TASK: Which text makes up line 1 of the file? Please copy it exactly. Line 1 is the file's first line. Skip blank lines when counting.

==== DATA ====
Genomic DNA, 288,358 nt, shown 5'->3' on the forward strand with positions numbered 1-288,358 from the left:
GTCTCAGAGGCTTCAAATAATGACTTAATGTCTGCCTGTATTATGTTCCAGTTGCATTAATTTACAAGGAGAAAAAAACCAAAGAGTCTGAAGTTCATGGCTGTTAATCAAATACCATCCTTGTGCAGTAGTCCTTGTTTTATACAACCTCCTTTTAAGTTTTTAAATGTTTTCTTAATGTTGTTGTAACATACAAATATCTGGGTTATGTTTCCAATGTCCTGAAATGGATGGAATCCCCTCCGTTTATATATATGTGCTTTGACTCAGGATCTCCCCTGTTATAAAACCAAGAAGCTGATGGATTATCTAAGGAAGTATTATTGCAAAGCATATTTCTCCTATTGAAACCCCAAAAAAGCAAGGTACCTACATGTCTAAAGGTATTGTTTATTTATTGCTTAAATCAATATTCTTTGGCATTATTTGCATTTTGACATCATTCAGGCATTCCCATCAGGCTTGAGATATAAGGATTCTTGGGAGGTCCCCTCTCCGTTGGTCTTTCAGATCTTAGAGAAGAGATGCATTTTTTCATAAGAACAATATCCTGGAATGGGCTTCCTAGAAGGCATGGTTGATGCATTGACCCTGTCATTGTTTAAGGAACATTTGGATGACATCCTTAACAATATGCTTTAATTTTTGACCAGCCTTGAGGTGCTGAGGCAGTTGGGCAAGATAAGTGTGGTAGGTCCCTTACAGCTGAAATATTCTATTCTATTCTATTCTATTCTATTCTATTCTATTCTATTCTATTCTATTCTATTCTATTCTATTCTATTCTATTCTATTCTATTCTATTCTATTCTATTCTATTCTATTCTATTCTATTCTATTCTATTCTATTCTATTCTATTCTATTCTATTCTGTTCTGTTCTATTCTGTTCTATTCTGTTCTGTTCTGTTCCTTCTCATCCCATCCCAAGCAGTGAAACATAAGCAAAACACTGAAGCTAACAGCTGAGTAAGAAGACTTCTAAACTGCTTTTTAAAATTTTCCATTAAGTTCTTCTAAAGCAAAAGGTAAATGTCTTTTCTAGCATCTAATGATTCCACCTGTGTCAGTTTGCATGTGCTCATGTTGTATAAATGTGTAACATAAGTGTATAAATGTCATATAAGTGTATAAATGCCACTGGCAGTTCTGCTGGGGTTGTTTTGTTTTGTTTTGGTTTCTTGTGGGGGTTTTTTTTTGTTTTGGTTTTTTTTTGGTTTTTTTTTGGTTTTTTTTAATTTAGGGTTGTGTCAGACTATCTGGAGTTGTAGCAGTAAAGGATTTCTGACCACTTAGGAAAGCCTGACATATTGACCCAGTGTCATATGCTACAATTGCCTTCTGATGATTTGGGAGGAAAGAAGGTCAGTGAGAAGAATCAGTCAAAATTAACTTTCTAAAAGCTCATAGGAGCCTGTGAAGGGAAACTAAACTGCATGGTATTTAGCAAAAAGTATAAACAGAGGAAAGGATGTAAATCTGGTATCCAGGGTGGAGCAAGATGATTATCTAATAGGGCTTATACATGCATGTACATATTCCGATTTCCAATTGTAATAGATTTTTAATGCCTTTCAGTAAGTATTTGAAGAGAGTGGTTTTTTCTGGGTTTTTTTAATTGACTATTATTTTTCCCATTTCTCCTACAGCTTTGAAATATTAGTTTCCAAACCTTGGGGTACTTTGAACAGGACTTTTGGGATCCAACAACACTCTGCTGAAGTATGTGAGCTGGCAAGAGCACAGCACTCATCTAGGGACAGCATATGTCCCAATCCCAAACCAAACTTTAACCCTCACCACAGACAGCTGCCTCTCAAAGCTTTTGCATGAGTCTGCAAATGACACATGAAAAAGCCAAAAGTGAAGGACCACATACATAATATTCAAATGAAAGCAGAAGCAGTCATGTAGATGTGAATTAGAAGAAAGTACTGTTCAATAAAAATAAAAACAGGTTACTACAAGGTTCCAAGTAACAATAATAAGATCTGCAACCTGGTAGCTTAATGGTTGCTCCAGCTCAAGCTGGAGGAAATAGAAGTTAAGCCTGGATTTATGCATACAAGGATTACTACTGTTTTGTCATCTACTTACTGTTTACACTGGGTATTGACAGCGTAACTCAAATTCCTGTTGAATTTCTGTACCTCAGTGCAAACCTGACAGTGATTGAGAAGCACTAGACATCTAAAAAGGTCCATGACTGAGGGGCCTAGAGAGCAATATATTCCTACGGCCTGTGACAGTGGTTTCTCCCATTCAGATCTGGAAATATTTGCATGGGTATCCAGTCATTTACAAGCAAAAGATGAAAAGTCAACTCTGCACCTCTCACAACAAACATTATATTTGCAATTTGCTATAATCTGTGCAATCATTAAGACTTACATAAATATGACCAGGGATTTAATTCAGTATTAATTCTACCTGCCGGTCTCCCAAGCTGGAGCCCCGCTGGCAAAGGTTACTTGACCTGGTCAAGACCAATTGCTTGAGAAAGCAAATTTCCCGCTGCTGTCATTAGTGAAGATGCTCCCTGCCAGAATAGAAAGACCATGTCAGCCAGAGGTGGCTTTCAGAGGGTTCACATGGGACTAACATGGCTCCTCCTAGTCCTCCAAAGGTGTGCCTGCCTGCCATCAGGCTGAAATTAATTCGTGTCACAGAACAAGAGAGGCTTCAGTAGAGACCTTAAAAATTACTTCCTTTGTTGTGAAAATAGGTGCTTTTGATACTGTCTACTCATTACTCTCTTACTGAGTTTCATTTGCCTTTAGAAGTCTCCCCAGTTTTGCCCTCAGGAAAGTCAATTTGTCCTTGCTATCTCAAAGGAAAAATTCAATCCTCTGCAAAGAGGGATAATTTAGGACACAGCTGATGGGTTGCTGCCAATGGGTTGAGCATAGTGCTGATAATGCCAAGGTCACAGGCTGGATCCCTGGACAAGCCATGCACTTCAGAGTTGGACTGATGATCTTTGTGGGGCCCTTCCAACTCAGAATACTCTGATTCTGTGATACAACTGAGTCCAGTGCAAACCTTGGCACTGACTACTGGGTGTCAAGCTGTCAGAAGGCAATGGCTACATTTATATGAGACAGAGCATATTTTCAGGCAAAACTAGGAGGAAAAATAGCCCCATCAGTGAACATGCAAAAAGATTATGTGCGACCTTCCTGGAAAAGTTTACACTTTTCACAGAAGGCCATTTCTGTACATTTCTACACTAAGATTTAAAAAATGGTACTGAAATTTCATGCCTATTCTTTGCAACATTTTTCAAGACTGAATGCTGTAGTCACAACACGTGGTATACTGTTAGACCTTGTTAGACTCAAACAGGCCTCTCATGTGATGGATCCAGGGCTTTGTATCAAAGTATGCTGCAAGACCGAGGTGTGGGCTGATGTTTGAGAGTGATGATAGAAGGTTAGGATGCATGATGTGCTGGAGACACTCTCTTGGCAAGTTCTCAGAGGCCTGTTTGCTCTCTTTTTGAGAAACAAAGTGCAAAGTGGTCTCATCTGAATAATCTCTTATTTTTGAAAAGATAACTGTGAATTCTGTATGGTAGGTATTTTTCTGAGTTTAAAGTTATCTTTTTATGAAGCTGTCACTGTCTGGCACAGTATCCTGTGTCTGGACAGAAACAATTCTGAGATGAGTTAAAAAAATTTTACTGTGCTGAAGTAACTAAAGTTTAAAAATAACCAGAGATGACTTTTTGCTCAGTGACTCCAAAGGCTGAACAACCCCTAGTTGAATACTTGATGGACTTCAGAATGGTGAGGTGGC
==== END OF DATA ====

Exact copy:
Genomic DNA, 288,358 nt, shown 5'->3' on the forward strand with positions numbered 1-288,358 from the left: